So yes – debt funds or other fixed income instruments do play a definite role throughout an individual investor’s lifetime. It plays a larger role in the initial years when the effect of asset allocation and re-balancing need to be proven and seen by the investor himself. Unless an investor has fixed income investments, it is not possible to take advantage of market falls by making tactical shifts to equity – thus losing out on long-term portfolio returns. Beyond the first few years, fixed income will still play a similar role where it acts as an income earning store of booked past profits, as well as a pool to access when lower market levels warrant a shift to equity. But the investor can potentially afford to be a bit more confident of his ability to handle market volatility at that stage, and progressively reduce the allocation to fixed income to enhance returns – while still maintaining the percentage of fixed income assets to a significant level. It may be prudent to start with 50:50 allocation initially, and over years and experience of making regular investments, and implementing the asset allocation and re-balancing strategy, progressively reduce the fixed income allocation – but perhaps, never dropping it below 25%. As market vagaries will still continue, and he will still need a store to take advantage of it – and in larger quantities to make an impact as his portfolio size increases.

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5 Steps to Simplifying Portfolio Strategy using Asset Allocation

A lot of individual investors are so interested in getting answers to questions like which stocks to buy, at what price and when to sell – that they do not realize that these are the least important questions to get answered when it comes to building long term wealth.

Perhaps the single most important decision that influences long term returns has got to do with allocation ratio of asset types. That is – how much of my income after expenses – i.e. savings – do I put in various types of assets across stocks, fixed income, real estate, gold and cash? This is broadly referred to as portfolio asset allocation in financial parlance – and is the single most decision that impacts long term returns.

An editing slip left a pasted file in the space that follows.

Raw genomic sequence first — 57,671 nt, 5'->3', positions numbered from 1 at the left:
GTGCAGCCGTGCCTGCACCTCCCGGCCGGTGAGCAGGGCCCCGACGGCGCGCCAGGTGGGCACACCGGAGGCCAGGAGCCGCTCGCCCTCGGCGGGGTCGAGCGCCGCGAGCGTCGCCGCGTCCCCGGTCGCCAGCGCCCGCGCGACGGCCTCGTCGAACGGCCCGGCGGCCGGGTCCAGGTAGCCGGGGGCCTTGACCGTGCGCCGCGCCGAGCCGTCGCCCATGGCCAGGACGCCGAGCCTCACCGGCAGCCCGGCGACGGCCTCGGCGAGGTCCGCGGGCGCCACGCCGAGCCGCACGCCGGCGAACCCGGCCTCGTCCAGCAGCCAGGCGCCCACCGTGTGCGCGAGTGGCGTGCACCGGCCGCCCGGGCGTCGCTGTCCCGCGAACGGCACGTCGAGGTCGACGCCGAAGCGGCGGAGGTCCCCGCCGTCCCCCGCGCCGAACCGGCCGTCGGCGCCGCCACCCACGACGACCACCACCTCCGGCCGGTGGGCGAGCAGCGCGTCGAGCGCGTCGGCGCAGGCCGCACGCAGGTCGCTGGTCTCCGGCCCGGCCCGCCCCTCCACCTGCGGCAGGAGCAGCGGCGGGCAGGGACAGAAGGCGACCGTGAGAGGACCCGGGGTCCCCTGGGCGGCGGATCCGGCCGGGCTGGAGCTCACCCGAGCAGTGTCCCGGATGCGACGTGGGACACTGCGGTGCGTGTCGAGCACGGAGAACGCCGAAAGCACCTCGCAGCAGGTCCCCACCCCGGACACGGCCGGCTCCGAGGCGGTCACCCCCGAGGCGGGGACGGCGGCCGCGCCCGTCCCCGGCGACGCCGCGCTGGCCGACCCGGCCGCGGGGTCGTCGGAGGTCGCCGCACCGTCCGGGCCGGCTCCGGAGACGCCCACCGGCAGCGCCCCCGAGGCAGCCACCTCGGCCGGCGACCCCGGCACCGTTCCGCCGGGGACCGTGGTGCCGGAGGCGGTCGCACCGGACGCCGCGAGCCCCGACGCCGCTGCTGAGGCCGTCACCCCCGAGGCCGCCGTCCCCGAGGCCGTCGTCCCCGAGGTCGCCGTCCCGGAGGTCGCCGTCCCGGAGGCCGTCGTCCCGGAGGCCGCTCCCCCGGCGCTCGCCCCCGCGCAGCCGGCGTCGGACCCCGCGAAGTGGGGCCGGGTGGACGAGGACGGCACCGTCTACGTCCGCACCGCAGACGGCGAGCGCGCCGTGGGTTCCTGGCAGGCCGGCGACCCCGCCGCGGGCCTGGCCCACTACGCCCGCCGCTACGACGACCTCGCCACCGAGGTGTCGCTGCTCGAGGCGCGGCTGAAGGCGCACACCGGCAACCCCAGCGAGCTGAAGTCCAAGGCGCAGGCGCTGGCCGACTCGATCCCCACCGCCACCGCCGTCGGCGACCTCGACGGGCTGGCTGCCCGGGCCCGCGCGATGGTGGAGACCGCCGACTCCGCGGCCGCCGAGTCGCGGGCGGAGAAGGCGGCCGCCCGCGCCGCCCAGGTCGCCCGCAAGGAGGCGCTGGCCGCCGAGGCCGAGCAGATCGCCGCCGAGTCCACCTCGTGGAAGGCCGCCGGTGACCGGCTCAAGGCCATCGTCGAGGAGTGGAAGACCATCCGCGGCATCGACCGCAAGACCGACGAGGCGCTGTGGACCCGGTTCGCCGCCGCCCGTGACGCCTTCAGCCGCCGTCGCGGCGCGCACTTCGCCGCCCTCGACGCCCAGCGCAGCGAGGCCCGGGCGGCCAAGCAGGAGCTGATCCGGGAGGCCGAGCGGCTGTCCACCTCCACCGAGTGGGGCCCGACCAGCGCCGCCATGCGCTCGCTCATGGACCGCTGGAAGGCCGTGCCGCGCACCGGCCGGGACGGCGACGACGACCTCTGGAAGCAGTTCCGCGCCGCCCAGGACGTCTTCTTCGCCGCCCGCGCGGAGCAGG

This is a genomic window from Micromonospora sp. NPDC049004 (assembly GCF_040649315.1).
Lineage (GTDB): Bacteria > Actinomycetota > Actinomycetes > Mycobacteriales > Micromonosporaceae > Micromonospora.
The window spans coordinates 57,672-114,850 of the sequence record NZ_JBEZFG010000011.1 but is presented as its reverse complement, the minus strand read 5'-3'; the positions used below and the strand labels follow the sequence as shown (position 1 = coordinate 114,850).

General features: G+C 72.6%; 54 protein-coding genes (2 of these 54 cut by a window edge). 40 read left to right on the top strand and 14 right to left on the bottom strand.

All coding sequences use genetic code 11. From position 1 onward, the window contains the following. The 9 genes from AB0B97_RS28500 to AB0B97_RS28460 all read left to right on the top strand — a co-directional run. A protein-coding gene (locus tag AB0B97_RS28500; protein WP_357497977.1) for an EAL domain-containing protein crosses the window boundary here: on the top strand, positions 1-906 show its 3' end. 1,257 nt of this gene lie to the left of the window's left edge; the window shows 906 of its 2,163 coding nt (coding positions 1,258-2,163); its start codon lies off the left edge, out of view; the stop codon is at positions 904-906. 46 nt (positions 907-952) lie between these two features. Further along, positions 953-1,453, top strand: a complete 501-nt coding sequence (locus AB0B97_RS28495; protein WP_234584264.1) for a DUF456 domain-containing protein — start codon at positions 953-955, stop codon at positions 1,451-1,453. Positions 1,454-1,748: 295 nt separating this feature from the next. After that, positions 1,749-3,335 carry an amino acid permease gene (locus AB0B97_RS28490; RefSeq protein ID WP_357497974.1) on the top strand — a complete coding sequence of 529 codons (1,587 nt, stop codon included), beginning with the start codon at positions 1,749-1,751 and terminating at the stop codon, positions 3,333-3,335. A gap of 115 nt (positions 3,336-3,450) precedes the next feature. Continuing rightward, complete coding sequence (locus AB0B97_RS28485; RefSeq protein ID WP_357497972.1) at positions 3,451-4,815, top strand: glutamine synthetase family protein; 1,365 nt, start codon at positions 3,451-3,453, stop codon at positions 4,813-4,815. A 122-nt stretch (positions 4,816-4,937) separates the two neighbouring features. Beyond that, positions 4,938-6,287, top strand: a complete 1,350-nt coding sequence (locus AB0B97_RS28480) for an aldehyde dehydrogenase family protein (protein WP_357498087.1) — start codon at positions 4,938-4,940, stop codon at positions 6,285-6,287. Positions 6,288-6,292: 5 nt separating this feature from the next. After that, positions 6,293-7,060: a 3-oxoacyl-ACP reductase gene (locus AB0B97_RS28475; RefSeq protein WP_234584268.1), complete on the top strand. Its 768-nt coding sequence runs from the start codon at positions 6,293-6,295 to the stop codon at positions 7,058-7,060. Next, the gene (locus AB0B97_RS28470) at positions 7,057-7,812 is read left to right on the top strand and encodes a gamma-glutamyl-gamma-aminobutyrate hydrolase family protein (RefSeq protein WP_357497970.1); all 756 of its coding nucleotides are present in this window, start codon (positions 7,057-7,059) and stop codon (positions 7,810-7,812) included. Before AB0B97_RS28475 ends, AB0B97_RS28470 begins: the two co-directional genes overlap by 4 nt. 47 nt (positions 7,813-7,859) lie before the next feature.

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For simplifying portfolio strategy, all the opinions and advice can be essentially reduced to, in my view, a set of few simple steps:

1. Decide your asset allocation based on your life circumstances: For an individual who does not intend to do investments full time (i.e. has a job or business for his regular income), an allocation of up to 60% in equity, 10% in gold and the remaining 30% in cash and fixed income might be the optimal allocation. It may not give best returns, but is likely to be something that is practically followed over the long term.

2. Select your core and peripheral assets within the allocation: For most individual investors, index funds or select actively managed mutual funds are the best vehicles for equity participation.

3. Review once a year, and Rebalance when allocation ratios go out of whack: i.e. if equities have grown and now account for 70% of assets, shift 10% into others by selling; similarly if cash/fixed income or gold value has increased, shift proportionately into equity.

4. Set up a system for this: both contributions and rebalancing, so that you do not have to take decisions frequently.

5. Keep increasing absolute amounts or relative asset allocation, as your income levels increase or decrease, life circumstances change or ability to take risk alters.

This can be a framework for deducing a simple investment portfolio strategy for most individual investors. Once this is set up, the investor is likely to realize how unimportant the question of which stock to buy and when to sell really is.